Hello, my dear Euphoric Gratitude Readers!
For this particular blog post, I would like to bring us back to the importance of mindfulness.
When most people think of mindfulness and meditation, they think of a Buddhist monk sitting in silence, alone in a cave somewhere. In theory, the Enlightenment seems excellent, but it may seem like an unachievable goal to meet in light of the demands of modern life. Fortunately, you do not have to make radical changes to your lifestyle to get the benefits of mindfulness.
So, what is mindfulness and how can this help me?
More simply, mindfulness is a consciousness without judgment. It sounds simple on the surface, but what does it really mean?
- In practice, this means putting your attention on something and adopting an attitude of acceptance towards everything that presents itself.
- The practice of mindfulness generally involves observing and accepting thoughts, feelings or emotions as they arise.
- Ultimately, it allows us to develop an ability to observe our thoughts, emotions or feelings rather than react to them.
Very often, the cause of distress lies in our response to a situation rather than the situation or the emotion itself. Very often, we resist and fight against ourselves and the situations in which we find ourselves. We get angry with ourselves for feeling anxious. We are ashamed of our depression. We are frustrated by our sadness. And we want the situation to change and our bad feelings to go away. Mindfulness can help us learn to reduce our struggle with our situation and our emotions and find the mute button for our incessant internal chatter.
By learning to practice non-judgmental acceptance, we can reduce our stress levels and learn to better appreciate our lives. Many people find that the regular practice of mindfulness releases energy reserves that they used in worry and rumination … and helps them reconnect with themselves. This does not mean that we would not prefer things to be different, or that we should not take steps to create changes in our lives for the future, but that at this moment we can accept things such as they are.
Practice daily mindfulness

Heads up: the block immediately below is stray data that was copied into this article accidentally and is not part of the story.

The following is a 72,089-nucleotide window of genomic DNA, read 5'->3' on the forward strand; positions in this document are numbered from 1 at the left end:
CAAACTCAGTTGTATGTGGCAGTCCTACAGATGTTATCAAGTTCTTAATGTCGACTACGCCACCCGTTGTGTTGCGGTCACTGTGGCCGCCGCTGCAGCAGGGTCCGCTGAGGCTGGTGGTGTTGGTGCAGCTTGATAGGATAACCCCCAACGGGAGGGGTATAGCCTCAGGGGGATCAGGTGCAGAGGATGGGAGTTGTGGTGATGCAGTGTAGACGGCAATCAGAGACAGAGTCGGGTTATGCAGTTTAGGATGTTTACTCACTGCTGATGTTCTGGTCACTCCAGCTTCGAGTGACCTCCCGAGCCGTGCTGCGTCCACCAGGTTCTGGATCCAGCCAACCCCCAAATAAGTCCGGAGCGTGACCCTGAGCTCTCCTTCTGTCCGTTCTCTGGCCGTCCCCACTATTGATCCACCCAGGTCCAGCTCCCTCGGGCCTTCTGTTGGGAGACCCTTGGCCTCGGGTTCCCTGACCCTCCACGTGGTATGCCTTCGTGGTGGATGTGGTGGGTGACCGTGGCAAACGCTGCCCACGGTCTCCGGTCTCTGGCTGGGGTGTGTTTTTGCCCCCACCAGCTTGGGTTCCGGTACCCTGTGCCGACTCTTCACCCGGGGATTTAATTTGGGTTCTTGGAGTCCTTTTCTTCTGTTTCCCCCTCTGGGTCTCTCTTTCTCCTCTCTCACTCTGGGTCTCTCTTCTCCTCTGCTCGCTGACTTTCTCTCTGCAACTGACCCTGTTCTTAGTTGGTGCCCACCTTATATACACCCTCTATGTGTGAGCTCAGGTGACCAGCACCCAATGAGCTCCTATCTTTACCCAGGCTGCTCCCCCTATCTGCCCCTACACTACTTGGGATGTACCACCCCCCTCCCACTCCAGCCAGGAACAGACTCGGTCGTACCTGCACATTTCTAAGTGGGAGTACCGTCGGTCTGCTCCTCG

Everyday attention is, as the name suggests, the day-to-day awareness. Choose a daily activity like brushing your teeth, eating a meal, even folding clothes. Slow down and focus on all aspects of this activity.
If brushing your teeth: note the weight of the brush in your hand, the smell of the toothpaste when you press it on the brush. Note the sensation of the brush against your teeth, and the taste of the toothpaste in your mouth. Slowly, move the brush over your teeth and notice how it feels.
At some point, you may also notice that your mind is commenting (“Why am I doing this?”) Or just walk around (“I have to remember to look for milk on my way to House”). As you have probably guessed, the purpose of mindfulness exercise is not to perfect the process of cleaning teeth, but to train your mind to observe rather than judge, comment or be distracted. So, every time you notice that your mind is wandering, just recognize it by gently saying “think, think” and bring back your attention to what you are doing.
The daily practice of mindfulness only needs a few minutes each day. Regular practice helps to refine your ability to pay attention to the experiences of your life and to be present without judgment. It also helps you become skilled at giving up unnecessary thoughts that usually occur when you are stressed (thoughts that prevent you from sleeping) or depressed (thoughts that prevent you from motivating yourself).
Practice daily mindfulness and notice yourself less engaged in the inner turmoil that accompanies difficult emotions, and experiences greater joy and well-being.
I hope you find this post helpful! If you have any questions or thoughts in response to this post, comment below or send me an email at firstname.lastname@example.org.
Sending you love and light!